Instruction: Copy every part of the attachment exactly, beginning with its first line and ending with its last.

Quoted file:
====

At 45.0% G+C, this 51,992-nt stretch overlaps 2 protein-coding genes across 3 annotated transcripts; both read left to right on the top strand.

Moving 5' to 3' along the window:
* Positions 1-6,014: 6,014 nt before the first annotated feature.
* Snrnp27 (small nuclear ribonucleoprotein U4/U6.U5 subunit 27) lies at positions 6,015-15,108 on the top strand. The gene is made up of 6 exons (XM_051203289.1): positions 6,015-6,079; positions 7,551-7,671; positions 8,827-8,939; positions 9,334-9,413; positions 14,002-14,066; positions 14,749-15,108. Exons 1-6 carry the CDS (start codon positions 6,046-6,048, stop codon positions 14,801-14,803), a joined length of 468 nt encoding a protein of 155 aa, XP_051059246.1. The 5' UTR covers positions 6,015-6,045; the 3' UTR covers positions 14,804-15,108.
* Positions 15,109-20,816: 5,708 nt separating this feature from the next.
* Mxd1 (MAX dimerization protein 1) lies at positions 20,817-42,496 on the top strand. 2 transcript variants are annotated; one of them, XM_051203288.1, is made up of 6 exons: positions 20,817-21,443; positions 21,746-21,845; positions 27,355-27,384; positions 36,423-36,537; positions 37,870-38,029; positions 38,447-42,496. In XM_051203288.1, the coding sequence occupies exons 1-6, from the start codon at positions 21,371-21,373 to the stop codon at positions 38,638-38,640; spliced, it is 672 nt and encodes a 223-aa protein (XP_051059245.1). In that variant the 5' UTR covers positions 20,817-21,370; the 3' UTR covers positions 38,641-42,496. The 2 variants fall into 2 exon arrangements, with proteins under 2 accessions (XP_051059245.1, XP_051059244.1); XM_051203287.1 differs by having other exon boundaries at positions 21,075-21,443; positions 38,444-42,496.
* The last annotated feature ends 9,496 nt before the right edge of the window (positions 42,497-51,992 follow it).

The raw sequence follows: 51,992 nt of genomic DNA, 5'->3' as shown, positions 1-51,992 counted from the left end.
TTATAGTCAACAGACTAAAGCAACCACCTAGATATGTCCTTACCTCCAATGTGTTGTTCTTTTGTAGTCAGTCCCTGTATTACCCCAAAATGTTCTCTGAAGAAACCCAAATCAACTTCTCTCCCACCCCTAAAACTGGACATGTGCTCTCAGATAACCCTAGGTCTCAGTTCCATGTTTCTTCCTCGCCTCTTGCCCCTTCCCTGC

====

At 45.0% G+C, this 51,992-nt stretch overlaps 2 protein-coding genes across 3 annotated transcripts; both read left to right on the top strand.

Moving 5' to 3' along the window:
* Positions 1-6,014: 6,014 nt before the first annotated feature.
* Snrnp27 (small nuclear ribonucleoprotein U4/U6.U5 subunit 27) lies at positions 6,015-15,108 on the top strand. The gene is made up of 6 exons (XM_051203289.1): positions 6,015-6,079; positions 7,551-7,671; positions 8,827-8,939; positions 9,334-9,413; positions 14,002-14,066; positions 14,749-15,108. Exons 1-6 carry the CDS (start codon positions 6,046-6,048, stop codon positions 14,801-14,803), a joined length of 468 nt encoding a protein of 155 aa, XP_051059246.1. The 5' UTR covers positions 6,015-6,045; the 3' UTR covers positions 14,804-15,108.
* Positions 15,109-20,816: 5,708 nt separating this feature from the next.
* Mxd1 (MAX dimerization protein 1) lies at positions 20,817-42,496 on the top strand. 2 transcript variants are annotated; one of them, XM_051203288.1, is made up of 6 exons: positions 20,817-21,443; positions 21,746-21,845; positions 27,355-27,384; positions 36,423-36,537; positions 37,870-38,029; positions 38,447-42,496. In XM_051203288.1, the coding sequence occupies exons 1-6, from the start codon at positions 21,371-21,373 to the stop codon at positions 38,638-38,640; spliced, it is 672 nt and encodes a 223-aa protein (XP_051059245.1). In that variant the 5' UTR covers positions 20,817-21,370; the 3' UTR covers positions 38,641-42,496. The 2 variants fall into 2 exon arrangements, with proteins under 2 accessions (XP_051059245.1, XP_051059244.1); XM_051203287.1 differs by having other exon boundaries at positions 21,075-21,443; positions 38,444-42,496.
* The last annotated feature ends 9,496 nt before the right edge of the window (positions 42,497-51,992 follow it).

The raw sequence follows: 51,992 nt of genomic DNA, 5'->3' as shown, positions 1-51,992 counted from the left end.
TTATAGTCAACAGACTAAAGCAACCACCTAGATATGTCCTTACCTCCAATGTGTTGTTCTTTTGTAGTCAGTCCCTGTATTACCCCAAAATGTTCTCTGAAGAAACCCAAATCAACTTCTCTCCCACCCCTAAAACTGGACATGTGCTCTCAGATAACCCTAGGTCTCAGTTCCATGTTTCTTCCTCGCCTCTTGCCCCTTCCCTGC